2003 Yunnan Expedition Reports
Yunnan Province, China
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With the majority of the party heading up into the mountains to recce various areas that looked promising on the maps; myself, Duncan Collis, Liu Hong, Martin Laverty and Lenik Saymo took a bus round to the west of the mountains to explore the resurgence that Hils and Beardy had found the previous year.
Hanging out of the windows of the bus I scoured the banks of the Yangtze for anything that resembled cave development. After several kilometres we passed a huge surface tributary which was shortly followed by the resurgence.
After getting off the bus a little way down the road I legged it back to take a closer look. The resurgence itself is located about 50m above the road and tumbles out to form a waterfall 10m high. By the road the icy cold and crystal clear water thunders through a tiny culvert and turns the steamy heat of the Yangtze valley into something more like the Baltic. Despite having been told by Hils and Beardy that the resurgence was very large I was not prepared for the sheer scale. A rough estimate puts the quantity of water at 4 cubic metres per second. Martin assures me that it is several times larger than the Culiembro resurgence and dwarfs everything in Britain many times over. The cave is locally known as Shui Lian Dong or Water Curtain Cave and is a poorly maintained show cave with a restaurant and guest house right by it. After installing ourselves into a room and having a big feed we wasted no time in getting into our caving kit and heading off to explore.
Crumbling steps and rickety ladders led up to a large fossil entrance above the river outlet and we began surveying up the steeply dipping passage with the roar of the streamway drawing closer with each step. After 200m we popped out on a ledge above the maelstrom and gingerly traversed our way down to its edge. At this point the passage is about 3 metres wide and 10 metres high with the walls dropping vertically into the water on both sides. With no way to traverse the edge of the river we were faced with the prospect of entering the water. Ditching my camera and the survey gear I tried to crawl out onto a large, partially submerged boulder with the aid of a rotting bamboo ladder. As soon as my hand touched the rock icy cold jets of water rushed up my sleeve and spray lashed into my face obscuring my vision and setting my heart racing. Opting for a different approach I tried wading where the river was less violent. Lowering my leg into a bubbling pool it sank like a lead balloon. The air bubbles whipped into the water by the endless cascades gave it next to no buoyancy and as I neared groin depth with still no sign of reaching the bottom I bailed on that idea too. Beating a tactical retreat we discussed the possibilities by shouting over the noise of the torrent.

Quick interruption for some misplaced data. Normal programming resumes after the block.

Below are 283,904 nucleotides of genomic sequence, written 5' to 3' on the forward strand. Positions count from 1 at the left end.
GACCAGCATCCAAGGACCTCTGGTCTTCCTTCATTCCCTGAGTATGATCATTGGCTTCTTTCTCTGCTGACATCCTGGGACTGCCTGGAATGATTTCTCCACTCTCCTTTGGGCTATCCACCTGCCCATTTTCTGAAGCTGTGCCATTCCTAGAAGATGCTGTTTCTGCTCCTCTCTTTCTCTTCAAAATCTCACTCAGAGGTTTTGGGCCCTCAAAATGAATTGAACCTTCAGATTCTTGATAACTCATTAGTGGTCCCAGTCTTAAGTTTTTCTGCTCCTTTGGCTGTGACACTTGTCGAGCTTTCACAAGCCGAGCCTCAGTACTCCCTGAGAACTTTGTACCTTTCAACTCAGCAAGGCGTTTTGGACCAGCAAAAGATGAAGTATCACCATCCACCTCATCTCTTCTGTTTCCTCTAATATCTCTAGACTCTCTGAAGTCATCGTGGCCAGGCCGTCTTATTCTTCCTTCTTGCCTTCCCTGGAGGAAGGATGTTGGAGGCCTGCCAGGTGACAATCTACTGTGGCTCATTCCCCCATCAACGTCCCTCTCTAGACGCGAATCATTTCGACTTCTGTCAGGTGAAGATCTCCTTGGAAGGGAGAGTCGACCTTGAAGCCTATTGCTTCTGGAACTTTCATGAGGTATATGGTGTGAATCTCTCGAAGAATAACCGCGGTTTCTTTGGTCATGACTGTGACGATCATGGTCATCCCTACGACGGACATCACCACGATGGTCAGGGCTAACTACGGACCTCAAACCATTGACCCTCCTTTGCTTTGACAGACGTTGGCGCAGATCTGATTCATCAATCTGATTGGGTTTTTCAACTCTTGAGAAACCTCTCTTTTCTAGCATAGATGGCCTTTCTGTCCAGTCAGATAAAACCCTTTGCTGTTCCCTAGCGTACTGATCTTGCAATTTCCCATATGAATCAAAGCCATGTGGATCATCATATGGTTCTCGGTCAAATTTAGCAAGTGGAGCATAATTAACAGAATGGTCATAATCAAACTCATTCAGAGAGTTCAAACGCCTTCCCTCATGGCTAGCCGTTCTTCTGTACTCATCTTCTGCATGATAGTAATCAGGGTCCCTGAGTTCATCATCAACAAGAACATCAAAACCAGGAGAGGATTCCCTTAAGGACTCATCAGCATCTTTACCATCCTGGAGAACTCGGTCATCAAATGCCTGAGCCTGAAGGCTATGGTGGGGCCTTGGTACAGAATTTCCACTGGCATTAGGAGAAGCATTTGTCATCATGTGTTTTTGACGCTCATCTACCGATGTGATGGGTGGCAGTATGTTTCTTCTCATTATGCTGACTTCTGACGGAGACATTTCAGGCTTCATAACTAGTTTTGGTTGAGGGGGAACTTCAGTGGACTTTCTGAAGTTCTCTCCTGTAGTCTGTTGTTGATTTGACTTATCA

There was no way to traverse the edge, the water was unbelievably powerful, frighteningly cold and resembled a kayakers worst nightmare with nasty boulders and crashing whitewater everywhere. Reluctantly we concluded that trying to explore further was going to be a recipe for disaster, none of us were prepared to take that risk and we headed out amazed by what we had seen and bitterly disappointed by our inability to explore more.
Back at the guesthouse Liu Hong chatted to the locals and discovered that they have explored the cave for over 1.5km but only during much drier months. He also discovered that there was another two resurgences in the area. One was about 200m up the road and came up underneath the Yangtze itself. Due to the rainy season the swollen, chocolate brown waters of the Jinsha Jiang completely obscured this outlet but we were shown its location. The third resurgence was about two kilometres walk up the large surface tributary we had passed on our way and bubbled up into a deep pool with no way to access the cave passage without blowing bubbles.
Possibly the most exciting news however were the stories of frighteningly deep vertical entrances on the plateau 2000m above us. Faced with this information and the resurgences it finally began to dawn on me that these mountains might well contain one of the deepest caves in the world and that my childish dreams of exploring it were turning into a reality.
With all other options exhausted we were left with only one alternative, to get hideously drunk! To our amazement the show cave complex also contained a nightclub with Tuesday nights being a secret gem. As we ploughed through the Dali Red and the odd shot of Bai Jiu we began to fantasise about the worlds greatest through trip. A 1500m pitch series into a giant master cave dropping for another 600m to pop out right next to a mad Chinese Disco!
Beat that Mirolda!
Take it easy,
Postscript: Rich and Dunks and others plan a return expedition to explore the resurgence in February, when locals report the water levels are at their lowest. [Hils]